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Lockdown life has been no picnic, but with spring comes the return of an activity that has been enjoyed for generations.

The Age, 2 January 1936:

Hundreds of people spent the day on the fresh green lawns grateful for the kindly shade … grown-ups resting in comfortable deck chairs, babies sprawling on rugs or on the sweet-smelling grass, and the children, energetic in spite of the heat, having a Jolly time with games.

A black and white photograph of five women sitting around a blanket with a man standing partially out of frame on the left.

Ann Turner and friends at Henty, Victoria, early 1930s

Although referring to a long-ago summer afternoon in Melbourne’s Botanic Gardens, these words just as readily describe recent balmy days in Canberra. As lockdown restrictions ease across New South Wales, Victoria and the ACT, picnicking is firmly back in vogue.

Admittedly, today’s pandemic picnic is guided by ventilation and distancing requirements just as much as the thrill of dining alfresco. But this winning formula has lost none of its appeal over time.

History of picnicking

Australians have long been dedicated picnickers. Local excursions on foot, or further afield by bicycle, horse-drawn vehicle, road and rail have been popular summer pastimes since the late 19th century.

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A group of picnickers, probably in regional NSW, 1906

A Gibson family picnic near Goulburn, NSW, late 1920s.

Judging by our collection, picnicking reached its zenith between the 1880s and the interwar years. Families, friends or trade and religious communities gathered, sometimes in their hundreds, to zealously overeat and laze away an afternoon in good company.

A refreshing change of scene marked a break with the working week. Other than a well-stocked hamper, picnics didn’t require fiddly or expensive equipment and could be arranged on a whim.

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Picnic set used by Felicita Carr and her family for picnics in Sydney and regional NSW between the 1940s and 1970s

1920s jigsaw puzzle depicting an artwork by the Italian illustrator Fortunino Matiana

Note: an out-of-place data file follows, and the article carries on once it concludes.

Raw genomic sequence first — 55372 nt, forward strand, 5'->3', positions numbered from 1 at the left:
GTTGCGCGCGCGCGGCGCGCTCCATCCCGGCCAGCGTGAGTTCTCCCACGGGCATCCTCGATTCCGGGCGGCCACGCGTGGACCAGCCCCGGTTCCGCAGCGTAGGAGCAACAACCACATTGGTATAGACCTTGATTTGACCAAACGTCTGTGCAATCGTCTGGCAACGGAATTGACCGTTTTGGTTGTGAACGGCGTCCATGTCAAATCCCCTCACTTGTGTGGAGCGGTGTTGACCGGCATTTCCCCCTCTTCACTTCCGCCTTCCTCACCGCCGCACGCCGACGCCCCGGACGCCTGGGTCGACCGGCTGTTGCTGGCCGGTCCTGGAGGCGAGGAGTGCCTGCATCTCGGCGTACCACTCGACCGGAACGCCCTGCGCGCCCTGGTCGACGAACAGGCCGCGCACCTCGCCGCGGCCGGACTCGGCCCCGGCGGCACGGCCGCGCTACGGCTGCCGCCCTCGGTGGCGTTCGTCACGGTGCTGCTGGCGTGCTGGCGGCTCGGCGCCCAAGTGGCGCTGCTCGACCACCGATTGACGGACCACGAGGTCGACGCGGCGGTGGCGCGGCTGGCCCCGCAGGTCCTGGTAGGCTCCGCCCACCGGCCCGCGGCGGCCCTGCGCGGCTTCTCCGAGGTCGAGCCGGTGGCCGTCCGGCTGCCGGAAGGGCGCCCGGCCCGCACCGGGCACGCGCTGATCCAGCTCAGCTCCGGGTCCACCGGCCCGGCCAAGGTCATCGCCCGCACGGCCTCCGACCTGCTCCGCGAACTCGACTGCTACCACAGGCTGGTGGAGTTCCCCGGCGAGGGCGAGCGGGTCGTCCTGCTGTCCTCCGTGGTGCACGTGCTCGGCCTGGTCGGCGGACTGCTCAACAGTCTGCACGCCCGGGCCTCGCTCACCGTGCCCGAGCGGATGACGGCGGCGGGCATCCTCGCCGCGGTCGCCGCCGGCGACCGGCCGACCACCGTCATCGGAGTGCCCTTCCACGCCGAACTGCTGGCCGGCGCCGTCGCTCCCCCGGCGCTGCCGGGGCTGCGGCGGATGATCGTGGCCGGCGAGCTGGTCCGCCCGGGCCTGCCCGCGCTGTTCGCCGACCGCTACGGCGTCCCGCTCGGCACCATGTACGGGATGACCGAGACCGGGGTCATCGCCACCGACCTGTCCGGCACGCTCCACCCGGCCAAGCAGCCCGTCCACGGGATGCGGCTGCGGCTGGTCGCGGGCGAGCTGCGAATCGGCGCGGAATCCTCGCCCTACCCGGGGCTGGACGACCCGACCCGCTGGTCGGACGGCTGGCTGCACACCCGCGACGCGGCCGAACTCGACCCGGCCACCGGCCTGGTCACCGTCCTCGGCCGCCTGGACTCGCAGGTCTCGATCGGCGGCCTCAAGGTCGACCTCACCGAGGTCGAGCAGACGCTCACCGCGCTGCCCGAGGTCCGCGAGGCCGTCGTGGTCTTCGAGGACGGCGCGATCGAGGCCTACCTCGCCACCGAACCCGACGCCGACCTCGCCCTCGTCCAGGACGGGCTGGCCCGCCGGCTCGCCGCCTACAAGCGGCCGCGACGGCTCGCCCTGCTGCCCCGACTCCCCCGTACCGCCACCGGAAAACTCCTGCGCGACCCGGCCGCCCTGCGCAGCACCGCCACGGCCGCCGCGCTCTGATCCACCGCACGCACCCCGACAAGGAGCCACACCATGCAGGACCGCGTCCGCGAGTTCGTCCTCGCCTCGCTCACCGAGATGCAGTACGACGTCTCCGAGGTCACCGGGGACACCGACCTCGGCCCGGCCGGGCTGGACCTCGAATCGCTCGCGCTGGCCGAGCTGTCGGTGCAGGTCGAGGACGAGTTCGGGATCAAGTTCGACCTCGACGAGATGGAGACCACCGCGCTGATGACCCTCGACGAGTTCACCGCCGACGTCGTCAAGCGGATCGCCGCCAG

The Colac Herald, 1 January 1886:

A furniture van packed with humanity and hampers, a concertina or accordion, bright, happy faces, and there you have the essentials for a picnic party.

Picnicking variety

This reckless spontaneity was inspired by numerous transport options. In Victoria, relaxed licencing regulations allowed rollicking groups of suburbanites to head for the hills and beaches in an inexpensive hired van.

Old and disused automobile in a garage.
Moonee Ponds furniture courier Bert Storie used his 1924 R.E.O. Speed Wagon to make a little extra money from the ‘picnic traffic’ on weekends and holidays
A postcard featuring a black and white sketch of a woman hitching up her skirts to climb a fence. Behind her is a man who has fallen on the ground and in the background is a bull blowing steam from its nose. - click to view larger image
A couple are charmed by the local wildlife during a picnic for two, 1910s

Multiple convenient pickups, and a breezy disregard for the dangers of overloading, encouraged new friendships across the city, as well as unrivalled possibilities for romance and high jinks.

Younger picnickers could mingle mostly unchaperoned, cosy up around a shared hamper and cram into the van on the way home.

Amid growing road safety concerns, by the 1950s the picnic scene gradually shifted towards more structured railway and bus travel.

But it has never really left. This spring, let’s all enjoy the quiet delight of sitting in grassy shade, perhaps with a water view, while messily sharing a takeaway with our beloveds. And for a while, perhaps, we can forget about the pandemic.

In our collection

Australian Native, The Picnic [proof copy]Postcard featuring a colour drawing by Norman Lindsay, captioned "AUSTRALIAN NATIVES - The Picnic". The postcard has a printed description on the back.
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